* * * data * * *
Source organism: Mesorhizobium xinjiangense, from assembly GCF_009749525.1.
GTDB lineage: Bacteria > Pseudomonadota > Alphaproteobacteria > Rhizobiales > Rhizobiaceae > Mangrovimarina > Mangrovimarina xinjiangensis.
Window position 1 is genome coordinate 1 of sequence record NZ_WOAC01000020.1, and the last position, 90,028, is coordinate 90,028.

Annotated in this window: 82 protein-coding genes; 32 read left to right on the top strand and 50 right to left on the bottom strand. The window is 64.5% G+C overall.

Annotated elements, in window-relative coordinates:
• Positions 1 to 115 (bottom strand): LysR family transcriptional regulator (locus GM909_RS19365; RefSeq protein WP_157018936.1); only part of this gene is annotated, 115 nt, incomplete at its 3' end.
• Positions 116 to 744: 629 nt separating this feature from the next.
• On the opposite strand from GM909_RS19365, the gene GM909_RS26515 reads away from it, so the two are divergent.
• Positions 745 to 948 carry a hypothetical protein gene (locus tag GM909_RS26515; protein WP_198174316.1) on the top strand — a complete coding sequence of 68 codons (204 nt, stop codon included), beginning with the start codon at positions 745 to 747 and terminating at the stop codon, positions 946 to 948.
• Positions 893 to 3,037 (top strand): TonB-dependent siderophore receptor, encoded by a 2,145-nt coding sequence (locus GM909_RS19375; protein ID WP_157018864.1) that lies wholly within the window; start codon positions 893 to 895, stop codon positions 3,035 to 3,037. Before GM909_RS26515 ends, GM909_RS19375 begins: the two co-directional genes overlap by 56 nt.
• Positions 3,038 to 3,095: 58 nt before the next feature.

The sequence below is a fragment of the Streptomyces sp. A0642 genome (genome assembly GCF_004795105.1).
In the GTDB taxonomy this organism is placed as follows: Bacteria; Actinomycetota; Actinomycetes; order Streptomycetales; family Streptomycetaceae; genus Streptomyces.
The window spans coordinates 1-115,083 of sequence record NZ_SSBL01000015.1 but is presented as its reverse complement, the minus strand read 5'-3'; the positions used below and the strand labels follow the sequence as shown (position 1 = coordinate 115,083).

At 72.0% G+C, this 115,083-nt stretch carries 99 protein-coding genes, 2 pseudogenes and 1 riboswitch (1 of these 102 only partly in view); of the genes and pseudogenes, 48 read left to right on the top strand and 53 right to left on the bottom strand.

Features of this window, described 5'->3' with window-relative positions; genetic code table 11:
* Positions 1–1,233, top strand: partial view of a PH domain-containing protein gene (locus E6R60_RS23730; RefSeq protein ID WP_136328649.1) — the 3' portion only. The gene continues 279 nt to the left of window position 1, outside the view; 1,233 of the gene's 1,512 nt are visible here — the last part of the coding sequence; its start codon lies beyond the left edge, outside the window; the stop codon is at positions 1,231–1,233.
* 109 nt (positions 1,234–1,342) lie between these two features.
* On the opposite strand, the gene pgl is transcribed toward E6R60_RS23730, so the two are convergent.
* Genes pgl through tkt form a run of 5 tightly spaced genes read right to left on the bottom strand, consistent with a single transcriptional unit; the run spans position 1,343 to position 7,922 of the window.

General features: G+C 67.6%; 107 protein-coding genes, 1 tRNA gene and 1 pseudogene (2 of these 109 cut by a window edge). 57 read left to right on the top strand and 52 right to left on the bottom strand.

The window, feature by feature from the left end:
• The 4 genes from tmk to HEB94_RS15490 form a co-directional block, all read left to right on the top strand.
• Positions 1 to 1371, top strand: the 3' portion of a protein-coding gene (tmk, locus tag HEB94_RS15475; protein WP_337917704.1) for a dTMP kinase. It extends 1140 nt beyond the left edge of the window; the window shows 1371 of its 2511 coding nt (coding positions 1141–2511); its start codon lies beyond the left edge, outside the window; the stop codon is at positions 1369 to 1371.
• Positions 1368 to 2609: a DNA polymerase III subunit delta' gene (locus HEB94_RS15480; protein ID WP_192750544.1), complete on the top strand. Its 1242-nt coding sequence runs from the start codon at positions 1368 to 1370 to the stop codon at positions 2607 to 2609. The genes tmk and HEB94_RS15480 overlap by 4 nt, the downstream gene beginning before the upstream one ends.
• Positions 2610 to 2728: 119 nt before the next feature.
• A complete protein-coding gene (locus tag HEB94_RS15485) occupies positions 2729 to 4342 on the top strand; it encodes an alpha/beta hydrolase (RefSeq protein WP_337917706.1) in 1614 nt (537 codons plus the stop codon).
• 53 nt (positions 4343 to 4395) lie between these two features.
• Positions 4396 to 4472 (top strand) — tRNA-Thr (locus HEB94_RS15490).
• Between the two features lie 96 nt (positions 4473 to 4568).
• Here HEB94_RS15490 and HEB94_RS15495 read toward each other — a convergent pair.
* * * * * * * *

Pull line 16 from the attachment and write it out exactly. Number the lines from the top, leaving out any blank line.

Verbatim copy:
Features of this window, described 5'->3' with window-relative positions; genetic code table 11: